Yet at the same time, God is the one who designed this unique, distinct strong love one has for their close loved ones. Physical families and close friendships were his idea. He did not design us to love the general. No matter how hard we try to convince ourselves at times, this is not how we work. The test if we love people is if we love a person. We love the specific, with the foundational strong love being manifest in close relationships and especially in families—a parent’s love for their child arguably being the most supreme.
I’ve recently have been exposed to these two coexisting compassions. On the one hand, I have felt genuine love and empathy for certain church members. How I wish they were well; I pray for them and believe I love them. Yet on the other hand, there is a qualitatively different angst with my father, wife, and son. As they go through suffering, it hurts dramatically.
I believe there’s a divine reason for this. This mainly is why I wrote this post. I’m convinced my distinct, strong love for my wife in suffering displays God’s familial love for his own. He uses all for this end—to display the glory of his love and grace. He specially uses suffering for this end.
Today I felt a distinct love for my wife and son I haven’t felt in a while. That sounds weird even as I write it. I love my family with all my heart. It didn’t increase today per se. But it was distinct. I was watching her in pain. I by God’s grace sought to be strong for her, but I was frightened. I saw her like that and deeply loved her. In the hospital, I saw many sick patients. Some looked awful. Even towards them, I believe I had some compassion. But as I set my eyes on my wife, all was different. (Again, different.) How can I explain it anyway else?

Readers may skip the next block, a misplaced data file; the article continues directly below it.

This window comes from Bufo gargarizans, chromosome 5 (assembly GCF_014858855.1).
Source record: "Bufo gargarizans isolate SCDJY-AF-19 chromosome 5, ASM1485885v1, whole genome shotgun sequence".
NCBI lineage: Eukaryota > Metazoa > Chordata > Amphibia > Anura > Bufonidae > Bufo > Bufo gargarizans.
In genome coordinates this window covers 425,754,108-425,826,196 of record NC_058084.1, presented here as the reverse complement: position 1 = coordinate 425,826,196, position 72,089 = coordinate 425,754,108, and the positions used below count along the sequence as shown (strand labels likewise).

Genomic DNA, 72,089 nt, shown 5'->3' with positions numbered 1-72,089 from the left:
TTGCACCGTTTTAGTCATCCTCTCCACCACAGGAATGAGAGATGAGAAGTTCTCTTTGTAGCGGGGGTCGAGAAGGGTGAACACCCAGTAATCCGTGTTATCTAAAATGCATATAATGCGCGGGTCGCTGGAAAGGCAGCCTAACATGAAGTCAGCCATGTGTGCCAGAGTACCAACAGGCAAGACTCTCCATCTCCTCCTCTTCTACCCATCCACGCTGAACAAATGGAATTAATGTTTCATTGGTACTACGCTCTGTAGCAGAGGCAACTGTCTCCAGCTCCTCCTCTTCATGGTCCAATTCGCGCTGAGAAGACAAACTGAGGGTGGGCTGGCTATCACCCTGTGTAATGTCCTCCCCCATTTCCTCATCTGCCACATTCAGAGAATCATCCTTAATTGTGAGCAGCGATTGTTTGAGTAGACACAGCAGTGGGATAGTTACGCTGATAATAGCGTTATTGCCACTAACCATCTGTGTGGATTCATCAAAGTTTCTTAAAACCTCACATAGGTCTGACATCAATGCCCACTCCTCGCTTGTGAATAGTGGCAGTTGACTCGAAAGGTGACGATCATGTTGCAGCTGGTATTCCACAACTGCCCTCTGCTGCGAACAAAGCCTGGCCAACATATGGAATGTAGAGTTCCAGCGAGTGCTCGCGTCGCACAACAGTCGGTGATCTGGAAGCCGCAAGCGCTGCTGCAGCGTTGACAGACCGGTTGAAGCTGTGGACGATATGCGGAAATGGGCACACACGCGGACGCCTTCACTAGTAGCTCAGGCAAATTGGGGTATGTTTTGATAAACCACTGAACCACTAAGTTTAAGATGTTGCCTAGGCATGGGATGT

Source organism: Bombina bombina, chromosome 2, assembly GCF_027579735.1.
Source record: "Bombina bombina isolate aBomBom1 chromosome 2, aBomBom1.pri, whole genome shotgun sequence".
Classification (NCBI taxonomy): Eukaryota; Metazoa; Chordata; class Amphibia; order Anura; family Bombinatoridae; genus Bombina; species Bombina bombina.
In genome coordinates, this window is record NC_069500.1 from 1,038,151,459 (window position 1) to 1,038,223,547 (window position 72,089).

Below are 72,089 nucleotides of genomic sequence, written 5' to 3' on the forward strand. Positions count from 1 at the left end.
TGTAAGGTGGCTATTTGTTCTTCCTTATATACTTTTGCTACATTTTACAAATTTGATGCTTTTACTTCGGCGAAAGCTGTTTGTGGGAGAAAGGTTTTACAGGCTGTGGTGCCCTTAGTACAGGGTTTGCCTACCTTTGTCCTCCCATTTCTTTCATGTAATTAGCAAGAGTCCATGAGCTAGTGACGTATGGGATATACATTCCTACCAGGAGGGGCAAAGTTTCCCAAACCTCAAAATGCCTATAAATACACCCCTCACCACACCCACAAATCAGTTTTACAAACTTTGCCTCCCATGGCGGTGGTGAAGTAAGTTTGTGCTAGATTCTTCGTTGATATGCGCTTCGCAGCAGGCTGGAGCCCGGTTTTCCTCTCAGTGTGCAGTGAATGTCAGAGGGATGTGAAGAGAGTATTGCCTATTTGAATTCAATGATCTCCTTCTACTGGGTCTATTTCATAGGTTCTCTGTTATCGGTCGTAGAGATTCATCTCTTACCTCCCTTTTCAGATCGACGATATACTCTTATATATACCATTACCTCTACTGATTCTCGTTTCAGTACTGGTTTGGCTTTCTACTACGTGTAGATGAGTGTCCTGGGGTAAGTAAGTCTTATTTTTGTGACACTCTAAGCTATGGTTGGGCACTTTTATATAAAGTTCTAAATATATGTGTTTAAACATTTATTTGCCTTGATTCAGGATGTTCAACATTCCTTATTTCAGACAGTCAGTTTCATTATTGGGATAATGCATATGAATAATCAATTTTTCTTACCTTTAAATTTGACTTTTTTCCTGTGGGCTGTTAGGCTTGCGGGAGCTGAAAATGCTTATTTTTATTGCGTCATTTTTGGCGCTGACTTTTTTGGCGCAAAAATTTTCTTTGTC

God made us this way—that’s what I’m amazed by right now. Why did he do so? To give us a taste of his love. When he says to his people, “Nothing can separate you from the love of Christ,” it’s not a vague, global decree. It’s to his people. These are the one’s he spots out of the world—the “hospital crowd,” if you will. He gives us loved one and he gives us suffering, so that we can feel what it is like to love (in the context of suffering) a loved one (in contrast to everyone else) when they’re going through pain. It’s unique. It’s distinct. It’s divine. I felt that today.
More could be excavated and extrapolated on this. I pray in my mind and heart I continue to do so even as I cease writing. I feel the glory of God’s love upon me right now because of this. He loves me like that. One of my encouragements throughout today as I watching my wife in utter pain was that he loved her like that. Sometimes it’s easier to believe it for others than yourself. But he loves me like that. She’s his daughter. I’m his son—loved like that distinct, strong love I felt for my own 12 week old son today, but infinitely stronger.
I see dimly why the Bible writers often are unapologetically thankful for suffering. I still have a long ways to go in this—ways upon ways upon ways. But what a privilege to be so loved by God.